Contraception Crisis: The Religious Business Backlash to Mandated Coverage

The political atmosphere in the United States is more divided than it has been it quite a while and many of the tensions between Republicans and Democrats are coming to the surface and playing out in the healthcare arena. While Obamacare has been a huge victory to many democrats and public health personnel, host of republican politicians and organizations have focused on key specific details of the reform in order to challenge the security of the Act over all. One such detail has been the inclusion of contraceptives on the list of benefits that employer-based insurance must cover with no cost sharing.

The controversy over this inclusion has now been going on for years. You may remember in the spring of 2012 when media attention was drawn to the issue. Although there was an exemption for organizations whose mission was fundamentally religious (ie. houses of worship), religiously affiliated organizations, mainly under the direction of the Catholic Church, said that mandating them to cover contraceptives for their employees violated their right to freely express their religion by forcing them to be complicit in what they believed to be a sin. They claimed this under the Religious Freedom Restoration Act of 1993. Religiously affiliated organizations won this argument, which was a tremendous victory for them.

That, however, was not the end of the controversy. Critics of the law decided to go even further. Now, a full two years after religiously affiliated organizations took the stage on the issue, private for-profit corporations whose owners claim deep religious beliefs against contraceptives are asking for an exemption. The leader at the forefront of this move is Hobby Lobby, a family-owned nation-wide craft store chain headed by CEO David Green. Hobby Lobby has already won in lower courts and the Supreme Court has agreed to hear the case. Green released a letter explaining why he is pursuing this exemption. His rationale included saying that one of the goals of his business is “to run [the] business in harmony with God’s laws,” and that the contraceptive mandate would change that.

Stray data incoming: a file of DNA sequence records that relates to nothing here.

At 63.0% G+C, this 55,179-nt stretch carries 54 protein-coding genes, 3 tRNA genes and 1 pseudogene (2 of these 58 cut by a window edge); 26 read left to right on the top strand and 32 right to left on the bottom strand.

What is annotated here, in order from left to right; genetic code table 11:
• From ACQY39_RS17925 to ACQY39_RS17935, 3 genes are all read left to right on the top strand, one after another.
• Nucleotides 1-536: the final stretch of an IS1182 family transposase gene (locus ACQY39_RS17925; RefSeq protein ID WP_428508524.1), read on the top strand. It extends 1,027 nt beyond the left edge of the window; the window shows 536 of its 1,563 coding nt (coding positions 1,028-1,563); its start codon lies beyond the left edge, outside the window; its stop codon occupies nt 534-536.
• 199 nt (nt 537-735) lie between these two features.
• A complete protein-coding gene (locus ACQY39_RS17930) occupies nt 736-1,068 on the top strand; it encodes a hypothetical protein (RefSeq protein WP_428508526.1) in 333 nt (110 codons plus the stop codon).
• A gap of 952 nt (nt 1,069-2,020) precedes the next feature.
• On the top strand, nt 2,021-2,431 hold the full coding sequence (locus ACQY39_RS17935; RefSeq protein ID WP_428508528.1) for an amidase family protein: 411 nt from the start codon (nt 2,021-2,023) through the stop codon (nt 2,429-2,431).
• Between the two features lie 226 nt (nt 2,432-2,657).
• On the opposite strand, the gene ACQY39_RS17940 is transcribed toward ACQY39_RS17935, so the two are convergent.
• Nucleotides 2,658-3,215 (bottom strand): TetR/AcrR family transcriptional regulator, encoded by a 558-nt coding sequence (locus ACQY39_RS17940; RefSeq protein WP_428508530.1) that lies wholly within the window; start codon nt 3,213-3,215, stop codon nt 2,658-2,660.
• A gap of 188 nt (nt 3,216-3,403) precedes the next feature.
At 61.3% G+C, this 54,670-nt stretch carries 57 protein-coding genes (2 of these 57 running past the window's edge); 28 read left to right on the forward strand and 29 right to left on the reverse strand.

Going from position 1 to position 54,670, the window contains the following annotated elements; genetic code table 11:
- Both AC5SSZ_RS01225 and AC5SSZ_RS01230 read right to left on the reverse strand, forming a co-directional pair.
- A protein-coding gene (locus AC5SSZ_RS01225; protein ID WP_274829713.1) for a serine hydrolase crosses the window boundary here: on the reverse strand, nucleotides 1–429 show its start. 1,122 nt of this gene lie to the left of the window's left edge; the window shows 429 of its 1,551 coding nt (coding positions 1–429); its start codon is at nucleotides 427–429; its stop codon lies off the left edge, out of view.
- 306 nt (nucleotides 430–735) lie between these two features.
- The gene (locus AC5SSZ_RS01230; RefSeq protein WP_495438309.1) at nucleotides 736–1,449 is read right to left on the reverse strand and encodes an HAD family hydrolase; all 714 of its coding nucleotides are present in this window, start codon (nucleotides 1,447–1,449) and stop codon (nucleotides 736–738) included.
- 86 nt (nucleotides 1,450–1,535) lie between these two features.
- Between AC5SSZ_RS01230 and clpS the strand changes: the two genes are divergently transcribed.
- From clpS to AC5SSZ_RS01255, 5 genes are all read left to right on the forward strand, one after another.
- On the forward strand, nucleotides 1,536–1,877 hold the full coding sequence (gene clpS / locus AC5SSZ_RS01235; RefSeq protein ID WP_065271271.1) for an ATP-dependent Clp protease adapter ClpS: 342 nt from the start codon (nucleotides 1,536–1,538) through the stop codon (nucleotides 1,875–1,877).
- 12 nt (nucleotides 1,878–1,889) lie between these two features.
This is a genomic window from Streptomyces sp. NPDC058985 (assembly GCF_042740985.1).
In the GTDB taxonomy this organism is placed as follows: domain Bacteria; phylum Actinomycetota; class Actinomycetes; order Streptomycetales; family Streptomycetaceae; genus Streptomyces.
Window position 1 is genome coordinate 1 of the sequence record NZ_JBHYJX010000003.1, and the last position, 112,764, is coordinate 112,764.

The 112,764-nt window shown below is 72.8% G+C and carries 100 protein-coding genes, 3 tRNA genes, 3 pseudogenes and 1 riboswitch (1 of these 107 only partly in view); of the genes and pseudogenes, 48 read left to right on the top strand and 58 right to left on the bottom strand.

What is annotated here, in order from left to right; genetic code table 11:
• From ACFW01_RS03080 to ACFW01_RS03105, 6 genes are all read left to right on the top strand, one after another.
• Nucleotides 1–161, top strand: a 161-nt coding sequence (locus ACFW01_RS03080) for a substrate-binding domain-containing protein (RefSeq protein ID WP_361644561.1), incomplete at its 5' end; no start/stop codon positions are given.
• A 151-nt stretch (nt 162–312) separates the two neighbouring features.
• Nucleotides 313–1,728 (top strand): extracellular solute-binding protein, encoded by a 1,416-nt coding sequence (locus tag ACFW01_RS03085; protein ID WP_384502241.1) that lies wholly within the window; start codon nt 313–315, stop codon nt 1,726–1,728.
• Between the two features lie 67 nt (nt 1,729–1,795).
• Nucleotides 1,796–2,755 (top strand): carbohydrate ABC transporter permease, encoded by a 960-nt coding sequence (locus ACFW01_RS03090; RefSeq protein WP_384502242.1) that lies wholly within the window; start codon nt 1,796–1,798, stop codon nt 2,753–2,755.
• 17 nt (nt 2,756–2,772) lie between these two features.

The part of this whole controversy that I fail to see the logic in is how employee health benefits have anything to do with the mission of an organization. Salaries are paid to employees as an administrative function. Payment of salaries is never the main mission of an organization. Health insurance is part of the fringe benefit package offered by an employer to make their business competitive and attract workers. Now employers must include insurance that covers minimum benefits in the plan. This is similar to minimum wage requirements. As part of an employee’s benefits, they should not be told how to spend the money and should have the option to choose a plan that covers contraceptives if they want them. By denying employees that option, Hobby Lobby and David Green would be forcing their religious beliefs on their employees by interfering with a decision that should be made between a doctor and a patient while simultaneously punishing only female employees. If a private for-profit business can refuse coverage of a basic service based on the religious views of its CEO, how can employees have any protection over their benefits? When will the avalanche of push back against Obamacare end? Both sides have had to make compromises, but at some point, policy makers and constituents have to accept that the law is here to stay and move on.

Read more about Hobby Lobby’s suit at


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